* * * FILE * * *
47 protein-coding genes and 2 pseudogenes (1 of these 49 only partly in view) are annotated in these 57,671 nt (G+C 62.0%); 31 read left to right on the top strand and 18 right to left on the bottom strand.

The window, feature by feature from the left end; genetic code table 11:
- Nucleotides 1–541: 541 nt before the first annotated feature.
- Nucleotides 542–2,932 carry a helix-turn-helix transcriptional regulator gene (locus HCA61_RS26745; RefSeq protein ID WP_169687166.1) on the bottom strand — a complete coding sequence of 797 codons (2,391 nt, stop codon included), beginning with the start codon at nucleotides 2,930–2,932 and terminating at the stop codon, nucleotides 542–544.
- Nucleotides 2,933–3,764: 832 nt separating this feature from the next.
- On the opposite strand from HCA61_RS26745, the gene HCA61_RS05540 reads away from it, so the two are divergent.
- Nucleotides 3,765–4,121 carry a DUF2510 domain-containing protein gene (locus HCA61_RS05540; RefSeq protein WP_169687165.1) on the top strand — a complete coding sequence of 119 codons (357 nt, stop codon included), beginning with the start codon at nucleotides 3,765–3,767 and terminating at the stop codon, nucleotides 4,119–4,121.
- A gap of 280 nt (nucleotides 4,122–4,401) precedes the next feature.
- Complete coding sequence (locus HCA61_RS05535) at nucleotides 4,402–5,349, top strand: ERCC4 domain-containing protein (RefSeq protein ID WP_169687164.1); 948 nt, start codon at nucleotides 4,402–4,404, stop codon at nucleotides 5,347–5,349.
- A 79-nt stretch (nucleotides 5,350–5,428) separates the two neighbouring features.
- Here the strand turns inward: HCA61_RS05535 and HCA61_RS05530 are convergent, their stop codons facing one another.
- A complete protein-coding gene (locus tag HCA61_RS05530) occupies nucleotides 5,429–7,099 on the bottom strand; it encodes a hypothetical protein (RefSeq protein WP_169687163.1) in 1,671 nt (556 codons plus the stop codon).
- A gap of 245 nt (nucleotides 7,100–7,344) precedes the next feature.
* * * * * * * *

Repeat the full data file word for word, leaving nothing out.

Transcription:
47 protein-coding genes and 2 pseudogenes (1 of these 49 only partly in view) are annotated in these 57,671 nt (G+C 62.0%); 31 read left to right on the top strand and 18 right to left on the bottom strand.

The window, feature by feature from the left end; genetic code table 11:
- Nucleotides 1–541: 541 nt before the first annotated feature.
- Nucleotides 542–2,932 carry a helix-turn-helix transcriptional regulator gene (locus HCA61_RS26745; RefSeq protein ID WP_169687166.1) on the bottom strand — a complete coding sequence of 797 codons (2,391 nt, stop codon included), beginning with the start codon at nucleotides 2,930–2,932 and terminating at the stop codon, nucleotides 542–544.
- Nucleotides 2,933–3,764: 832 nt separating this feature from the next.
- On the opposite strand from HCA61_RS26745, the gene HCA61_RS05540 reads away from it, so the two are divergent.
- Nucleotides 3,765–4,121 carry a DUF2510 domain-containing protein gene (locus HCA61_RS05540; RefSeq protein WP_169687165.1) on the top strand — a complete coding sequence of 119 codons (357 nt, stop codon included), beginning with the start codon at nucleotides 3,765–3,767 and terminating at the stop codon, nucleotides 4,119–4,121.
- A gap of 280 nt (nucleotides 4,122–4,401) precedes the next feature.
- Complete coding sequence (locus HCA61_RS05535) at nucleotides 4,402–5,349, top strand: ERCC4 domain-containing protein (RefSeq protein ID WP_169687164.1); 948 nt, start codon at nucleotides 4,402–4,404, stop codon at nucleotides 5,347–5,349.
- A 79-nt stretch (nucleotides 5,350–5,428) separates the two neighbouring features.
- Here the strand turns inward: HCA61_RS05535 and HCA61_RS05530 are convergent, their stop codons facing one another.
- A complete protein-coding gene (locus tag HCA61_RS05530) occupies nucleotides 5,429–7,099 on the bottom strand; it encodes a hypothetical protein (RefSeq protein WP_169687163.1) in 1,671 nt (556 codons plus the stop codon).
- A gap of 245 nt (nucleotides 7,100–7,344) precedes the next feature.